God of journeying who has always led your people, we lay the gold of the world before you. We offer it for transformation from the gold amassed by selfish greed into the gold used for generosity; from the gold wielded as an instrument of power, into the gold given to the poor, the refugee, those who have little in a world of plenty. We pray for leaders of governments and those who influence the movement of money and employment...
Lord in your mercy, hear our prayer.
God of journeying who has always led your people, we lay the incense of worship before you. We offer it for transformation from worship that just gives us good feelings, into the worship that seeks your face, seeks your will and sees your presence amongst the ordinariness of life. We pray for Your Body, the Church...
Lord in your mercy, hear our prayer
God of journeying who has always led your people, we lay the myrrh of suffering before you. We offer it for transformation from the suffering that leads to bitterness and despair into suffering that finds comfort, hope and peace.
We remember before you those who have asked for our prayers...
and those who need our prayers...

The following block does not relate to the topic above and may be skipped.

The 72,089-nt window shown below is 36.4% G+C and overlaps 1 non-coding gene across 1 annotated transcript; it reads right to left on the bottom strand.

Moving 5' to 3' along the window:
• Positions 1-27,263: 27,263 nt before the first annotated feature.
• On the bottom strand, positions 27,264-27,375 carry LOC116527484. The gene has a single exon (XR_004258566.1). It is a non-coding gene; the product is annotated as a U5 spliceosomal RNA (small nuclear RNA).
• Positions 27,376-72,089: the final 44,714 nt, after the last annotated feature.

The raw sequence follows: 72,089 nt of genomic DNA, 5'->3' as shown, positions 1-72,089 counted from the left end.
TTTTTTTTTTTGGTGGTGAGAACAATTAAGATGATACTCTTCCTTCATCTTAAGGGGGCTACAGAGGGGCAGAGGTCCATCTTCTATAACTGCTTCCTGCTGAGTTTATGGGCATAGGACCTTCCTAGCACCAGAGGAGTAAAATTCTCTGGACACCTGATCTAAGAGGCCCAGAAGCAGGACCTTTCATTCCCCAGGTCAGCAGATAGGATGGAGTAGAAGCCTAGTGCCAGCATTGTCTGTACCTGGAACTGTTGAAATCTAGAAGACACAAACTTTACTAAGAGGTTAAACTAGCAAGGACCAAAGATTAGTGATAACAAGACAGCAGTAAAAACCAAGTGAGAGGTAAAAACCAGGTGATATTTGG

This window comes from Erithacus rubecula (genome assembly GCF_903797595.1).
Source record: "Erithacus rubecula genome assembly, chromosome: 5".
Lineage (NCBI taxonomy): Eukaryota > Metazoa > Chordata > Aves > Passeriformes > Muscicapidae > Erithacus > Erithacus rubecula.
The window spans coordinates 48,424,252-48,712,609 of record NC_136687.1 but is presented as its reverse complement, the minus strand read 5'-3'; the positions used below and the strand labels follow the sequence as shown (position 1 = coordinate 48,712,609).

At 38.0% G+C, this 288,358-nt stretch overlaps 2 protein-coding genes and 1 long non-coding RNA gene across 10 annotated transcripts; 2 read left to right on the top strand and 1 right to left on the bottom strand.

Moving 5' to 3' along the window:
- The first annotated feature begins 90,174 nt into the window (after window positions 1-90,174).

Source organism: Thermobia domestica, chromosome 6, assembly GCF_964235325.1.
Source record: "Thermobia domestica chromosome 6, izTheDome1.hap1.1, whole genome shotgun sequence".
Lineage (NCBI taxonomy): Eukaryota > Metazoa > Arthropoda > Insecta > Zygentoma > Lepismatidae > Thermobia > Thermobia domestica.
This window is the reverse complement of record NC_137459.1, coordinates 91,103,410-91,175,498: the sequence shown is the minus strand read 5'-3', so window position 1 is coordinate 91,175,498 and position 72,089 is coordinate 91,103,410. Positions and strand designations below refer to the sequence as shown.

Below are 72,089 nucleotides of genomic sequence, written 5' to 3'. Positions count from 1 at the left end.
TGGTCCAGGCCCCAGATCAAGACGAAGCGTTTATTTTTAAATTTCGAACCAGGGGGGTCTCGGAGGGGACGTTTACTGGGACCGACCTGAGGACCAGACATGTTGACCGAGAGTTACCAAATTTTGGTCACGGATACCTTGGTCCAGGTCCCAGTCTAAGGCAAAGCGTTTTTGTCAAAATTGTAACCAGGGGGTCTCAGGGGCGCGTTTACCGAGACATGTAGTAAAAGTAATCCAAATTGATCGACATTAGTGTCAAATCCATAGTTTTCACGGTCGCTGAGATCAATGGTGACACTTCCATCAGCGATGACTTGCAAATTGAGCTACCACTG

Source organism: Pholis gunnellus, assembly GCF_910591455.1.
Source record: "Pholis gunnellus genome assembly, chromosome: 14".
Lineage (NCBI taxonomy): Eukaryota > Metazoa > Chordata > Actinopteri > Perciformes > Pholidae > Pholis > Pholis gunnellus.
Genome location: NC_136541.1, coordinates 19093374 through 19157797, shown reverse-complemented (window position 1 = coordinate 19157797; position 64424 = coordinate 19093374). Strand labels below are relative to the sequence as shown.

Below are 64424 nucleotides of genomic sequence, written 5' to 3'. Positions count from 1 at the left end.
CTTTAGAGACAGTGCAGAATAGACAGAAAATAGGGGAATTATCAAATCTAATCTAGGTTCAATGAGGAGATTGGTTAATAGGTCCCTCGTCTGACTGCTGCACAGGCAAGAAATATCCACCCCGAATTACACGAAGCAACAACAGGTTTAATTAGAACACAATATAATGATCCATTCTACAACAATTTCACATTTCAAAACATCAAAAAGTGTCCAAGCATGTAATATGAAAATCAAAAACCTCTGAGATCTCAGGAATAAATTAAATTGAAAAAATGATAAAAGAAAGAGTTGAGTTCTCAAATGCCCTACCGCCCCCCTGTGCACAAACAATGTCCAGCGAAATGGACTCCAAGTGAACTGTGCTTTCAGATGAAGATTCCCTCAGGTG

and those who are travelling from this life through death and into the place where they will see you face to face in all your glory...
Hymn: Hear the Call of The Kingdom (Singing the Faith 407)
Alternative: Fill Thou my Life (Singing the Faith 73, Hymns and Psalms 792, click here)
1. Hear the call of the kingdom,
lift your eyes to the King;
let his song rise within you
as a fragrant offering
of how God, rich in mercy,
came in Christ to redeem
all who trust in his unfailing grace.
2. Hear the call of the kingdom
to be children of light
with the mercy of heaven,
the humility of Christ;
walking justly before him,
loving all that is right,
that the life of Christ may shine through us.
King of heaven, we will answer the call.
We will follow, bringing hope to the world,
filled with passion, filled with power to proclaim
salvation in Jesus’ name.
3. Hear the call of the kingdom
to reach out to the lost
with the Father’s compassion
in the wonder of the cross,
bringing peace and forgiveness,
and a hope yet to come:
let the nations put their trust in him.
King of heaven, we will answer the call...
Keith Getty (b. 1974), Kristyn Getty (b. 1980) and Stuart Townend (b. 1963)
As we enter a New Year, hold fast to this: the babe in the manger was the Word made flesh, dwelling amongst us; That Coming One, that Saving One, goes with you now. There is nothing that can separate us from Him and with Him we will be more than conquerors.
The grace of our Lord Jesus Christ and the love of God and the fellowship of the Holy Spirit will be us all, evermore. Amen